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Well last week I wrote about Halloween, my favourite day of October. Today, less than a week later, it’s time for my favourite day of November – Bonfire Night.

I always love this week of the year, the way that, if you’re lucky, you get proper autumn days in between the disappointing end of summer and the proper, soul-sapping cold that hits not long afterwards. I love the fact that, in Britain at least, the two events run together, and nearly everyone enthusiastically celebrates two of the most random festivals that the calendar has to offer – a barely disguised pagan festival and a celebration of a thwarted seventeenth century terrorist attack. I love the fact that otherwise sensible people spend one weekend dressing up as devils followed by another weekend standing in the freezing cold watching fireworks, and, if you’re lucky enough to live somewhere really traditional, burning figures in effigy.

There’s something beautifully English about Bonfire Night. Mention fireworks in America, and everyone seems to think of Independence Day – barbeques, long summer days and celebration. In China they seem to be associated with New Year – again, a straightforward celebration. But mention fireworks to anyone in England and they’ll instantly think of 5th November. For all the colour, it’s an oddly dark occasion – let’s not forget that we’re celebrating the thwarting of a plot in which someone very nearly blew up the King and the entirety of parliament, and the fact that he was tortured to death for his pains.

I suppose it’s just cultural conditioning, but to me, it seems like the most fitting time of year for bonfires and fireworks. There’s something magical about a bonfire on a cold night, mulled wine or cider in hand, shivering slightly whilst gasping at the fireworks in the darkened sky. In my mind, it fits nearly with Halloween for reasons beyond mere temporal proximity – the idea of fires as the days get colder and the nights longer seems oddly ancient,  redolent of an attempt to keep evil spirits away.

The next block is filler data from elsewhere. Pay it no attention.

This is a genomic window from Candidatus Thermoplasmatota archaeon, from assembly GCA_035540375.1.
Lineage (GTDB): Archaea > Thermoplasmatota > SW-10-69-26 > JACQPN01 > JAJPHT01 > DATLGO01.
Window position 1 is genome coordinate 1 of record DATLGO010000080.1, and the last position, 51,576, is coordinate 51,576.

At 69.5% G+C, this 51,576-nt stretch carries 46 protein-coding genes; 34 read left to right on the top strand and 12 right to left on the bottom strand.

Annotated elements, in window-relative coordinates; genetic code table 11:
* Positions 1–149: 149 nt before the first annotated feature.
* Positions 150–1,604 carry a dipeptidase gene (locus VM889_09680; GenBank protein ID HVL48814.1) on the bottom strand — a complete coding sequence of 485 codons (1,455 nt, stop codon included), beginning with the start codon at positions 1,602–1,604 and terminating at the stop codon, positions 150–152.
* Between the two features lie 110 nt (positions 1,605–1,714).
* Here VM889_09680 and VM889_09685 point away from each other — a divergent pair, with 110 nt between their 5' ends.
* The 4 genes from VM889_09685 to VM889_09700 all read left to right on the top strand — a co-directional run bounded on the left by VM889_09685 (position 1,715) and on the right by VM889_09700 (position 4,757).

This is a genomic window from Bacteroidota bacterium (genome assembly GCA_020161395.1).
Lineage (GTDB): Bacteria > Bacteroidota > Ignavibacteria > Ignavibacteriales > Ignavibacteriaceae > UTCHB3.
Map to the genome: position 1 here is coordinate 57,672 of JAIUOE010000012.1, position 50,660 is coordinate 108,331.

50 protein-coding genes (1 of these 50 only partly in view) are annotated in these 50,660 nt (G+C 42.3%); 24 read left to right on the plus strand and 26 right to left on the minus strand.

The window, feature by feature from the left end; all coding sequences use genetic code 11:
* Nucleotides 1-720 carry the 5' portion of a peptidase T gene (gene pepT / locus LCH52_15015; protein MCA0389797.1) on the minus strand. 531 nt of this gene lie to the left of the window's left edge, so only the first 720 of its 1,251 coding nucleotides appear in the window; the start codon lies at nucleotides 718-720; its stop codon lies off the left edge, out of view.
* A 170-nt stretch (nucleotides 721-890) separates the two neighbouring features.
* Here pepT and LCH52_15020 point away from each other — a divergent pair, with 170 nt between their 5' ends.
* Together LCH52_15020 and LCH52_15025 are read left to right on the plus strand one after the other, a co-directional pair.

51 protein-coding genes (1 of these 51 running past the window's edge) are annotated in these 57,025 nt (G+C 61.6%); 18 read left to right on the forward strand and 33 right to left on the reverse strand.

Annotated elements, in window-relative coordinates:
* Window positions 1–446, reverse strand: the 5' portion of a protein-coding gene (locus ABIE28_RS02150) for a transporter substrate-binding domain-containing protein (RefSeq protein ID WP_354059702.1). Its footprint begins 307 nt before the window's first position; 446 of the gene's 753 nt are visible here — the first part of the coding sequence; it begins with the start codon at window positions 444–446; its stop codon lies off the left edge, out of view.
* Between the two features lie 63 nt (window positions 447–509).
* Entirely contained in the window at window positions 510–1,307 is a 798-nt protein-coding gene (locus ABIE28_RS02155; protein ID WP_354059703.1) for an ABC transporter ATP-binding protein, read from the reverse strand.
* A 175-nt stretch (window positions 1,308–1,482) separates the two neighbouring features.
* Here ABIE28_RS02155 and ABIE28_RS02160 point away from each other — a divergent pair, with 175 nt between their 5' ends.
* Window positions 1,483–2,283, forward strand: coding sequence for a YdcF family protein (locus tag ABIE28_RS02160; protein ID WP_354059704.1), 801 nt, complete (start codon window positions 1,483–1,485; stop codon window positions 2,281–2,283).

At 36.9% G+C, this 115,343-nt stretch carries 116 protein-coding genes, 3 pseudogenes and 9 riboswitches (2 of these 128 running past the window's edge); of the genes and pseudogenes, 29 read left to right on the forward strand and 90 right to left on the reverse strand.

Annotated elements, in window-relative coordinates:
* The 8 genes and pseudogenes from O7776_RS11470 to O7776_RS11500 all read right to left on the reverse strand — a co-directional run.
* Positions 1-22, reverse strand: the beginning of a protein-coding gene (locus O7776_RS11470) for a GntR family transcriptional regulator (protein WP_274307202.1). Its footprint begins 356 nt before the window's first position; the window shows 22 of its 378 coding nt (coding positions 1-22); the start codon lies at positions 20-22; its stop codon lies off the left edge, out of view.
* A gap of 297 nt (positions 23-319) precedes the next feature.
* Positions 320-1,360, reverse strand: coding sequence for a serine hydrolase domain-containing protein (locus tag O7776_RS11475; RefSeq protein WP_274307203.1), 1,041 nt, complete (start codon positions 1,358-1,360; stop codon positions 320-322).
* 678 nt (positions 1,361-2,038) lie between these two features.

Anyway, moving from the paranormal and onto the posh,  today I put these rather spooky thoughts aside and went to the most wonderful firework party I think I’ve ever attended. The future in-laws live in a house in central London with access to a garden square, and today, they were having a Guy Fawkes night celebration just for keyholders. In my experience, celebrating bonfire night is usually a choice between a few half-hearted fireworks in our own garden, or standing in a crowd of thousands in a public park, straining to see what was going on.

This was in the garden square, which is wooded, beautiful at the best of times, and tonight, lit with a combination of candles, flaming torches and fairylights. (I’ve been before. It might have mildly influence the clearing where the Cavaliers always hold their Summer Party). There were only about a hundred people, but it had the sort of rockets you usually only get at public events. I’m such a kid about fireworks, and these had my oohing and arhing like you wouldn’t believe. And to top it all off, there was absolutely delicious (and worryingly strong for a Monday) mulled wine and fab gourmet hotdogs, plus lots of adorable tiny rich children running around waving sparklers. 

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